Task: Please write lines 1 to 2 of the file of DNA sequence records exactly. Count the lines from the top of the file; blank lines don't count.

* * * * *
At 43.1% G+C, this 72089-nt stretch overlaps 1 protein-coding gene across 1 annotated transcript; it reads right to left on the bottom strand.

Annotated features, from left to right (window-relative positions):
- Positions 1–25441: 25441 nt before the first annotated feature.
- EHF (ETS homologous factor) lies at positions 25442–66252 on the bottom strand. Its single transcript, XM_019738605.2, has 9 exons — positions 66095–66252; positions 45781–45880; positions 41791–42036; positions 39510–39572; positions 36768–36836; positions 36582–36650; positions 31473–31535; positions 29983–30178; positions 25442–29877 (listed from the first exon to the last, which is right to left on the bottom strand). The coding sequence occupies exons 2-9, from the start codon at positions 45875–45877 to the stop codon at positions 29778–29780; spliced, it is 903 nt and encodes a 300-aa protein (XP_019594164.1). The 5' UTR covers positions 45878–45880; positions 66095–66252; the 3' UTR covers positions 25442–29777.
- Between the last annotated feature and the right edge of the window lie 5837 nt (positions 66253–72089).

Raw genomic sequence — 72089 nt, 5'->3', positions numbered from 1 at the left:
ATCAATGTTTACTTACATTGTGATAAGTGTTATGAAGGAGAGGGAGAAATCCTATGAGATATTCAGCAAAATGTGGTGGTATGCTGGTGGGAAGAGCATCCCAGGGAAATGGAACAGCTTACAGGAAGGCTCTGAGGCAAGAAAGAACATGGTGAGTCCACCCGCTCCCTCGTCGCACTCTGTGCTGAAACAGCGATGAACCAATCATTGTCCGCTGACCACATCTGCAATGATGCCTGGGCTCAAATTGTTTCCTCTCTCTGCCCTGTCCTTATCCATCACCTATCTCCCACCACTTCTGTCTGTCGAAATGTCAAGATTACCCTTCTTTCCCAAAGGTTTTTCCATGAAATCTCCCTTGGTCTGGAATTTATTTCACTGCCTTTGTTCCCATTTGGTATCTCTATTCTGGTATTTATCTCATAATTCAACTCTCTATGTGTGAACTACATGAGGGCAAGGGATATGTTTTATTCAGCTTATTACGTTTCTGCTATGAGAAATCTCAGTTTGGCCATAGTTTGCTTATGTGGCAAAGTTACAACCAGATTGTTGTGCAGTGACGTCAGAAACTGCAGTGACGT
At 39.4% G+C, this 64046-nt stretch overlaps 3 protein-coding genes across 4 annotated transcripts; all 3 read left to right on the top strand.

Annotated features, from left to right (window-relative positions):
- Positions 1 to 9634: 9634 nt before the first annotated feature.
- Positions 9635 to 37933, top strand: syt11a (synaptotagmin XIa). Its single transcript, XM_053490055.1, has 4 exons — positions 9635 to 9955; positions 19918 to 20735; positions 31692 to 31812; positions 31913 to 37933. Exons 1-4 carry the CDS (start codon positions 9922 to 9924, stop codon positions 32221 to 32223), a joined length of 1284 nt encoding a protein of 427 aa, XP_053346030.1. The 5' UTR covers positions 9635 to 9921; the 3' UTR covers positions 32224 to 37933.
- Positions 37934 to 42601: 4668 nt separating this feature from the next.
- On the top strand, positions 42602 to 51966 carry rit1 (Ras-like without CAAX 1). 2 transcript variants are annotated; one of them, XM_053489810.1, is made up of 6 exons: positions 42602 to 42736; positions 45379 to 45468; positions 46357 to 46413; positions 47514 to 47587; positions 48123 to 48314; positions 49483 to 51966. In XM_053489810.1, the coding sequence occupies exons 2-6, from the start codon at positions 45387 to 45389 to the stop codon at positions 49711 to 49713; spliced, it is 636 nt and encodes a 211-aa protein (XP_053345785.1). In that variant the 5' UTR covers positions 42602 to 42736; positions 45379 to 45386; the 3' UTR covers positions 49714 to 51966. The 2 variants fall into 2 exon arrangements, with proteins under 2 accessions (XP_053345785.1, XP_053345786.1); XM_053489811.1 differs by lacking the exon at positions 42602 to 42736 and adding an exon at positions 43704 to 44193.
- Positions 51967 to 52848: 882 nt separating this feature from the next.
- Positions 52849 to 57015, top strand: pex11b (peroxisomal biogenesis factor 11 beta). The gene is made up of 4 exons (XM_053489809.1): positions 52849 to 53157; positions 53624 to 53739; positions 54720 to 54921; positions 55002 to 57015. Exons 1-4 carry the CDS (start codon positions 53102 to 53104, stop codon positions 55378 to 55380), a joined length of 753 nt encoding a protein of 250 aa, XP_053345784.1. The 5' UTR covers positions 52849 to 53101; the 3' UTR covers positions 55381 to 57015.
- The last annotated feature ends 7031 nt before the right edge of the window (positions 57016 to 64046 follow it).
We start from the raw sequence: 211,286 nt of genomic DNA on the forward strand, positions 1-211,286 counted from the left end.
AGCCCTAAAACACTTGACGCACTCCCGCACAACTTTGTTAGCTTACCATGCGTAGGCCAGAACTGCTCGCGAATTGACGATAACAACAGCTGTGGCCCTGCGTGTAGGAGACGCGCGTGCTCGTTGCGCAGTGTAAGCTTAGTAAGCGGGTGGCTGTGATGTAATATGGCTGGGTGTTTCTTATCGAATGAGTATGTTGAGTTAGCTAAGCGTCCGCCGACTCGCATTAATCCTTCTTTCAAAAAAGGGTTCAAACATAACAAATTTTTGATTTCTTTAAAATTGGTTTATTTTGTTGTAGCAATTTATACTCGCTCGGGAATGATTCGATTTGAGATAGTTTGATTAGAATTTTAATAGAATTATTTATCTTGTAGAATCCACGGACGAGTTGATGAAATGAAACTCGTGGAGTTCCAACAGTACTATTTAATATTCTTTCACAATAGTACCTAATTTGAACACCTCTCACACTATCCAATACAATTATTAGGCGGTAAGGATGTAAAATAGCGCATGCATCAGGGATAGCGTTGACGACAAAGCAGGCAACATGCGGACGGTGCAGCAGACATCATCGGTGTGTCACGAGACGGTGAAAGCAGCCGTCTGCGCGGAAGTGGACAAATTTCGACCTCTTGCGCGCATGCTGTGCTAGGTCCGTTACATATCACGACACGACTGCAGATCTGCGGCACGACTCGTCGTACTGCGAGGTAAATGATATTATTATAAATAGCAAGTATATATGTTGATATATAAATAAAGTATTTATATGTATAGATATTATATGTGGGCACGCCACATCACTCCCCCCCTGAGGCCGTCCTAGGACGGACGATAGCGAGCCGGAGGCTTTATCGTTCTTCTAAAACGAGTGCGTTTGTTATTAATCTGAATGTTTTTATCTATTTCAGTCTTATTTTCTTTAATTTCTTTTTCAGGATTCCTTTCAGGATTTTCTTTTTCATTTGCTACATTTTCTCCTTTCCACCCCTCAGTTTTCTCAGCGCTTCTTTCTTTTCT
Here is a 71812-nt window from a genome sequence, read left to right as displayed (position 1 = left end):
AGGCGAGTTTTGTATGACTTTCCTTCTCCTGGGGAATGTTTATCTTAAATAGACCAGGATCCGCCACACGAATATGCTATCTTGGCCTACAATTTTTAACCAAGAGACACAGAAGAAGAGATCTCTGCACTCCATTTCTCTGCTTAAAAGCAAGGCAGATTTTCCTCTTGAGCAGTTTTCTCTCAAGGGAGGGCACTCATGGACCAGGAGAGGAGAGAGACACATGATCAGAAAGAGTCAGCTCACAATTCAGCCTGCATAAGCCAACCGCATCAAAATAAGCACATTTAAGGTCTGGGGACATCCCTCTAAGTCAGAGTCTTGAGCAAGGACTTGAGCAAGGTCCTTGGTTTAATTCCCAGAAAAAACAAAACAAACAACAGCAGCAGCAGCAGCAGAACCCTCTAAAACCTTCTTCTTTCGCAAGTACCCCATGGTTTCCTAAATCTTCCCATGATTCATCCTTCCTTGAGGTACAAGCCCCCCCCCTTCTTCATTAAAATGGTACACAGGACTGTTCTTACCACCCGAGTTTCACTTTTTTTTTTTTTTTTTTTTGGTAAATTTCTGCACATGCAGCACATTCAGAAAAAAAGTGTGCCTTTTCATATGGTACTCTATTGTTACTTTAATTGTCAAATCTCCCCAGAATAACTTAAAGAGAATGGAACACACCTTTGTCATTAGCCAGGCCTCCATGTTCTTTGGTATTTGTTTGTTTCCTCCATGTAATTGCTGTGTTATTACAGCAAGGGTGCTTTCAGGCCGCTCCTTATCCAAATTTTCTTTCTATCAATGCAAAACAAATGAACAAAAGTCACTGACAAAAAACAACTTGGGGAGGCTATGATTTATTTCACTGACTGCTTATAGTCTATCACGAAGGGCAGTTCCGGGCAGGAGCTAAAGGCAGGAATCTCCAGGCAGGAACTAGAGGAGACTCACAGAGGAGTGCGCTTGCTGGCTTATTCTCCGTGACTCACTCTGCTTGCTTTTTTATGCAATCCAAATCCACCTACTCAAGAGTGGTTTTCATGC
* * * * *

At 43.1% G+C, this 72089-nt stretch overlaps 1 protein-coding gene across 1 annotated transcript; it reads right to left on the bottom strand.

Annotated features, from left to right (window-relative positions):